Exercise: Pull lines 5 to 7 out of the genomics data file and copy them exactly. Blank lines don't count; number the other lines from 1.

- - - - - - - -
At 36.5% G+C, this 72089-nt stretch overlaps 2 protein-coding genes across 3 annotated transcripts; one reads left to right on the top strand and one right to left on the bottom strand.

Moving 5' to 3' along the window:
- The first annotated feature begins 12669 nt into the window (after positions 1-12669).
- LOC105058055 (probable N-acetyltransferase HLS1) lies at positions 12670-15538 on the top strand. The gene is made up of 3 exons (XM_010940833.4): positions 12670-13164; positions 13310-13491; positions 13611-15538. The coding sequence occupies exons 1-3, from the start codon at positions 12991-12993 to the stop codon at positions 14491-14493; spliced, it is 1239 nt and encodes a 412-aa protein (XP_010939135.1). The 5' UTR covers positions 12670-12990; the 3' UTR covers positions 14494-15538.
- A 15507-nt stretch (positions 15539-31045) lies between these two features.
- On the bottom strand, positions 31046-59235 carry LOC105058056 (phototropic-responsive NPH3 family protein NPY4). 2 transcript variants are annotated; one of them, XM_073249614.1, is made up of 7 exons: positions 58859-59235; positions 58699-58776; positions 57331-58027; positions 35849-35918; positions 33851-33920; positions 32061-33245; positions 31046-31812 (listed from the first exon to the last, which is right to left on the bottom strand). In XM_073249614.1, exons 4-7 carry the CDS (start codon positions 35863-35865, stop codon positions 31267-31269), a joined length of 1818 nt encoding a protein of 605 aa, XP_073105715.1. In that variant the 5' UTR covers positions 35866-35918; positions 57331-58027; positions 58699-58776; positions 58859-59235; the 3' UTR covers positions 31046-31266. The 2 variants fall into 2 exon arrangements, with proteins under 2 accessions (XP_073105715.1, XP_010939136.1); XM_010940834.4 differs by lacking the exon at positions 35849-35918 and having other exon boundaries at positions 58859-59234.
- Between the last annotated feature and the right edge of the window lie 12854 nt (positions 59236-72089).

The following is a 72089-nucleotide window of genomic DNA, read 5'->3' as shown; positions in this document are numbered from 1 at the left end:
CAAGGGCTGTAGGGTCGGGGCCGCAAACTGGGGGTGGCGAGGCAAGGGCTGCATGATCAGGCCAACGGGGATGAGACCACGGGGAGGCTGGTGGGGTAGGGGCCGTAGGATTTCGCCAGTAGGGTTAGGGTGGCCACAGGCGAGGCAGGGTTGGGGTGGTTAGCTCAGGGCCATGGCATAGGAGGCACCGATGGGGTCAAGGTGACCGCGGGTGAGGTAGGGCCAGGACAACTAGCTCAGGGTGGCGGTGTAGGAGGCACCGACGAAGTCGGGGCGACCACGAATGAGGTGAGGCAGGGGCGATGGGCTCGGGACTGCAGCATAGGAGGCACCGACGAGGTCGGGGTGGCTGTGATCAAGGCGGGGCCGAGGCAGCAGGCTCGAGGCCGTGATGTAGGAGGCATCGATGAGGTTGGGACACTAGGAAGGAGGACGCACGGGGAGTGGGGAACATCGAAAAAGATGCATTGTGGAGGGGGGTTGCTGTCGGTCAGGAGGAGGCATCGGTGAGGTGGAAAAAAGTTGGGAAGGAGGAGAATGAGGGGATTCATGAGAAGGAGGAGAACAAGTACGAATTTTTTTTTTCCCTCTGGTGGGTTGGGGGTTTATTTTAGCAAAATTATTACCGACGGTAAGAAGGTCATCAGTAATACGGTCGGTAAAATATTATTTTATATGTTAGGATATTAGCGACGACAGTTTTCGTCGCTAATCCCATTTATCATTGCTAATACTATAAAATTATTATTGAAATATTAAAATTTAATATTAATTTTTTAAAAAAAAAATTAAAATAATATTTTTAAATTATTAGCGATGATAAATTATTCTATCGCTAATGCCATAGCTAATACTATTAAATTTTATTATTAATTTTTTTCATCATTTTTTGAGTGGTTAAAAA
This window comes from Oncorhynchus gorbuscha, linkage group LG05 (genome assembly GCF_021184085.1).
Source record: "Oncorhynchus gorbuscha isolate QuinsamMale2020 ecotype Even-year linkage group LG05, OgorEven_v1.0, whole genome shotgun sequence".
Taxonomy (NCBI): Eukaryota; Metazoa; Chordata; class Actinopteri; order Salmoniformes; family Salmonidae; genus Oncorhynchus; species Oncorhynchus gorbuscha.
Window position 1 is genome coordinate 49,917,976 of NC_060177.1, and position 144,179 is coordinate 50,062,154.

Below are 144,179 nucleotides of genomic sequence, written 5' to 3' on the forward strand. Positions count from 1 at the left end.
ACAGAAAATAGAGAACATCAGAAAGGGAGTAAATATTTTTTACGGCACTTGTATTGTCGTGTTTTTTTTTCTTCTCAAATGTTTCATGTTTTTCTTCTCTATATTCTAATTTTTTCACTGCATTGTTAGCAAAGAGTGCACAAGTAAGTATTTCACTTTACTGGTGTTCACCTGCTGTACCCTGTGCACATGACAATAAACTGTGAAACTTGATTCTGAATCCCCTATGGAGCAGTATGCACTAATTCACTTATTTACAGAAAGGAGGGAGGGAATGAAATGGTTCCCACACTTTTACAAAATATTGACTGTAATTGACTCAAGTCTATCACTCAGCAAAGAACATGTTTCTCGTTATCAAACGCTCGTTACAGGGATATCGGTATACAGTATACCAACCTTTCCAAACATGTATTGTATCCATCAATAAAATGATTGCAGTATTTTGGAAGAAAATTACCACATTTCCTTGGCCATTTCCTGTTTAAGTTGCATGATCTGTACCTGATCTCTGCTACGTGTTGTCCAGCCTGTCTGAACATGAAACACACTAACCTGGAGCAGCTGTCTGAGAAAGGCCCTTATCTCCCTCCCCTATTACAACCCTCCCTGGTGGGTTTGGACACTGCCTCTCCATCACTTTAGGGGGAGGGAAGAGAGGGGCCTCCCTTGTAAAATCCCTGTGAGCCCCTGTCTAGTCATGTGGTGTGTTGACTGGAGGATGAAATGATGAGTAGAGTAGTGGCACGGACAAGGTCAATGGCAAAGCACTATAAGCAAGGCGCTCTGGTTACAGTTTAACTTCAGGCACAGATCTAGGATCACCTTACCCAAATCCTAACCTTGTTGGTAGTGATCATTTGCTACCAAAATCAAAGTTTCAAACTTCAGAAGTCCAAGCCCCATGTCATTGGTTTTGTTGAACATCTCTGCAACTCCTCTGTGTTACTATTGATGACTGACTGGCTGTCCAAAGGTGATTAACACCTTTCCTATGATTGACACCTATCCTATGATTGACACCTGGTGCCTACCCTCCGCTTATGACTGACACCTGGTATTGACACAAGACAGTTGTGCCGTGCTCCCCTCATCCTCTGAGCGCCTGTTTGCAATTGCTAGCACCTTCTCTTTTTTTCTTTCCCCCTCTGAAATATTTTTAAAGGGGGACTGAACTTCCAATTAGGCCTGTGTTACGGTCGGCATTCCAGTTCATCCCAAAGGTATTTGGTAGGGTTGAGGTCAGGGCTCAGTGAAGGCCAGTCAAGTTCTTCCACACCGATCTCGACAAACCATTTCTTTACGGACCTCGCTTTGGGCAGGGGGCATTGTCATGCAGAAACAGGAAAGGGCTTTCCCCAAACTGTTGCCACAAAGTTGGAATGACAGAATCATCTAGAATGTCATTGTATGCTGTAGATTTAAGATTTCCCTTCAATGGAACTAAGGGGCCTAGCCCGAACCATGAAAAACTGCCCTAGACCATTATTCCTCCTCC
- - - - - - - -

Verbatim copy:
- A 15507-nt stretch (positions 15539-31045) lies between these two features.
- On the bottom strand, positions 31046-59235 carry LOC105058056 (phototropic-responsive NPH3 family protein NPY4). 2 transcript variants are annotated; one of them, XM_073249614.1, is made up of 7 exons: positions 58859-59235; positions 58699-58776; positions 57331-58027; positions 35849-35918; positions 33851-33920; positions 32061-33245; positions 31046-31812 (listed from the first exon to the last, which is right to left on the bottom strand). In XM_073249614.1, exons 4-7 carry the CDS (start codon positions 35863-35865, stop codon positions 31267-31269), a joined length of 1818 nt encoding a protein of 605 aa, XP_073105715.1. In that variant the 5' UTR covers positions 35866-35918; positions 57331-58027; positions 58699-58776; positions 58859-59235; the 3' UTR covers positions 31046-31266. The 2 variants fall into 2 exon arrangements, with proteins under 2 accessions (XP_073105715.1, XP_010939136.1); XM_010940834.4 differs by lacking the exon at positions 35849-35918 and having other exon boundaries at positions 58859-59234.
- Between the last annotated feature and the right edge of the window lie 12854 nt (positions 59236-72089).